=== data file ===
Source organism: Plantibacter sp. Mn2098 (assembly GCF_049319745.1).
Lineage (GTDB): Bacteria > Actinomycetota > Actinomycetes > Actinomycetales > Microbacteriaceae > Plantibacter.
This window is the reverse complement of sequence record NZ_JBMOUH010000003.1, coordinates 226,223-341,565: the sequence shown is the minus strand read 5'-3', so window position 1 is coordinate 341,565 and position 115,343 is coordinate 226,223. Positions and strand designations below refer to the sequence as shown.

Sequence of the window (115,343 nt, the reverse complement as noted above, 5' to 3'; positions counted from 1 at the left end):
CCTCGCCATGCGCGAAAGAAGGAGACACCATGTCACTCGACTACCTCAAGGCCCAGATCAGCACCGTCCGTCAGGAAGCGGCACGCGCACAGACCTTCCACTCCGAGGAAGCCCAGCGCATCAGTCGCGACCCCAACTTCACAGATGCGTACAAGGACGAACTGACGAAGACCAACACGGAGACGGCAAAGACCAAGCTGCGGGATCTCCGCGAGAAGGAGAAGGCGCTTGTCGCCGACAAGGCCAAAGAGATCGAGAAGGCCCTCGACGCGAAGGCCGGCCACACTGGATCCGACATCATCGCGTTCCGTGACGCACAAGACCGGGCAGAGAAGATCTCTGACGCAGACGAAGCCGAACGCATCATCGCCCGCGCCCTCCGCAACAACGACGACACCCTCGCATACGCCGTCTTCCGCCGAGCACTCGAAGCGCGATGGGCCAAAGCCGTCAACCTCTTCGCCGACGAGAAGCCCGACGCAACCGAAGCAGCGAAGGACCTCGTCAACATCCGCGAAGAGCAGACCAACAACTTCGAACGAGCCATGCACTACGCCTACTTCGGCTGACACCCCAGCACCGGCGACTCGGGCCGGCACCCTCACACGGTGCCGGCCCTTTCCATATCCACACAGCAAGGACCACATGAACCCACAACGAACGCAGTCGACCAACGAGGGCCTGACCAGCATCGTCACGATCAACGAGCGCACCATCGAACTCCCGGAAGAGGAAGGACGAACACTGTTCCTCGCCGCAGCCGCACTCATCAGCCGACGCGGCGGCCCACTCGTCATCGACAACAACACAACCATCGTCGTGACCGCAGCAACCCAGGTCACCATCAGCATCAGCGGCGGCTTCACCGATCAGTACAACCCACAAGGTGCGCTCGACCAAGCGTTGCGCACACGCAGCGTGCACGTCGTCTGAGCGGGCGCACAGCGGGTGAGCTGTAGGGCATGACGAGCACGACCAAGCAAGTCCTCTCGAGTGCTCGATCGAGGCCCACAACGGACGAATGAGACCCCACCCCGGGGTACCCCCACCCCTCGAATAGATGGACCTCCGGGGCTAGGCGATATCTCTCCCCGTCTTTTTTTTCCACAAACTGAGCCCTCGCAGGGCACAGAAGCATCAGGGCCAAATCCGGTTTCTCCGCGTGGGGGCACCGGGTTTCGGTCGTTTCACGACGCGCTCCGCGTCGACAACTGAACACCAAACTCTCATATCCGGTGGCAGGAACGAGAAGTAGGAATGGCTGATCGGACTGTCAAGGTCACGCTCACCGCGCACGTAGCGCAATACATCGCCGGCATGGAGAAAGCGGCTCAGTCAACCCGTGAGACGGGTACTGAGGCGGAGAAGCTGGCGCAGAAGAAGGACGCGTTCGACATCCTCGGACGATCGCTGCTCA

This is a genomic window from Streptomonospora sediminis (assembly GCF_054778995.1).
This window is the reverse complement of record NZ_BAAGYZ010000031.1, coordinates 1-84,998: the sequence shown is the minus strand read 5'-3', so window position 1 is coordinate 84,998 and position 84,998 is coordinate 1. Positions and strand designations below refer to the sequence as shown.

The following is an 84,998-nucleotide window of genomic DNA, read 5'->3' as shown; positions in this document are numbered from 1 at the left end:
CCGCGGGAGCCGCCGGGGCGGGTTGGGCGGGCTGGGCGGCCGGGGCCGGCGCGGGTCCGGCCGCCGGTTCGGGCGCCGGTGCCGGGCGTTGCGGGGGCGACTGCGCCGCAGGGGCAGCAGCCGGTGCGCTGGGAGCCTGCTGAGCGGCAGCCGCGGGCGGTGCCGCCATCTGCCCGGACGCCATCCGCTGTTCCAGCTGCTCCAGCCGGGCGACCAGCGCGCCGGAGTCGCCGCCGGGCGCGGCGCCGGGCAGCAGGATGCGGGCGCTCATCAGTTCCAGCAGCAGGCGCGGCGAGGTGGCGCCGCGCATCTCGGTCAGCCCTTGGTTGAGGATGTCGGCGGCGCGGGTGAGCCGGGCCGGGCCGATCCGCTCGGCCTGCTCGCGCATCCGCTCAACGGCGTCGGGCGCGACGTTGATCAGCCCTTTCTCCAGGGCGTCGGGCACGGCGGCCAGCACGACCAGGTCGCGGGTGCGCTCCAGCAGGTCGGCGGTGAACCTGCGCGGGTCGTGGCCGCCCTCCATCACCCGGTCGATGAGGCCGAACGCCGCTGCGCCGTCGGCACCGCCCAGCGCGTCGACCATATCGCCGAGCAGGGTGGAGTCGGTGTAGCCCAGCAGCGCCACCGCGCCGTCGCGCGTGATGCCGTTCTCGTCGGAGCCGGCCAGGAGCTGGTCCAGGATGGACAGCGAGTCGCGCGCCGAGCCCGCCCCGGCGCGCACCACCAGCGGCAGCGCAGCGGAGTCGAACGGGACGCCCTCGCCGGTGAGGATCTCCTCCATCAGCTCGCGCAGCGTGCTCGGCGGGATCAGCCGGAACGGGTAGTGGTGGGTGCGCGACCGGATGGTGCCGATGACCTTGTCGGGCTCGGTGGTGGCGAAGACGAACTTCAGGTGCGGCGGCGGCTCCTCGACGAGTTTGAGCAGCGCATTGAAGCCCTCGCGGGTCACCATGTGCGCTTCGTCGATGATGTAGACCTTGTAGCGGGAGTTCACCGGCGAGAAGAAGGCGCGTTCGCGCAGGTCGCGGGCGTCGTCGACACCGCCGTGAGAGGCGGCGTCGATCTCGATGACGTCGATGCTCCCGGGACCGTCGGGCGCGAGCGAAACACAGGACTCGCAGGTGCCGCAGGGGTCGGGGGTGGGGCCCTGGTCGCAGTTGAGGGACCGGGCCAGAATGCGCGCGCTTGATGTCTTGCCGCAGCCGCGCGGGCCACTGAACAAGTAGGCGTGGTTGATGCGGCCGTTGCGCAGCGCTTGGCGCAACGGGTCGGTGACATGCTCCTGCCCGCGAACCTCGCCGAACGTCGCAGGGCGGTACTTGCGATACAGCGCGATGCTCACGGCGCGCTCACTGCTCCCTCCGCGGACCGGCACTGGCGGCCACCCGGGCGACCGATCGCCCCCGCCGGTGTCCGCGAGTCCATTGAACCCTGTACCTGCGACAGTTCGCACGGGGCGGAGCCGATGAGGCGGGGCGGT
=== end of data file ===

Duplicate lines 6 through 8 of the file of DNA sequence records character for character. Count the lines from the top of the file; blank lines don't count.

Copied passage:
This is a genomic window from Streptomonospora sediminis (assembly GCF_054778995.1).
This window is the reverse complement of record NZ_BAAGYZ010000031.1, coordinates 1-84,998: the sequence shown is the minus strand read 5'-3', so window position 1 is coordinate 84,998 and position 84,998 is coordinate 1. Positions and strand designations below refer to the sequence as shown.

The following is an 84,998-nucleotide window of genomic DNA, read 5'->3' as shown; positions in this document are numbered from 1 at the left end: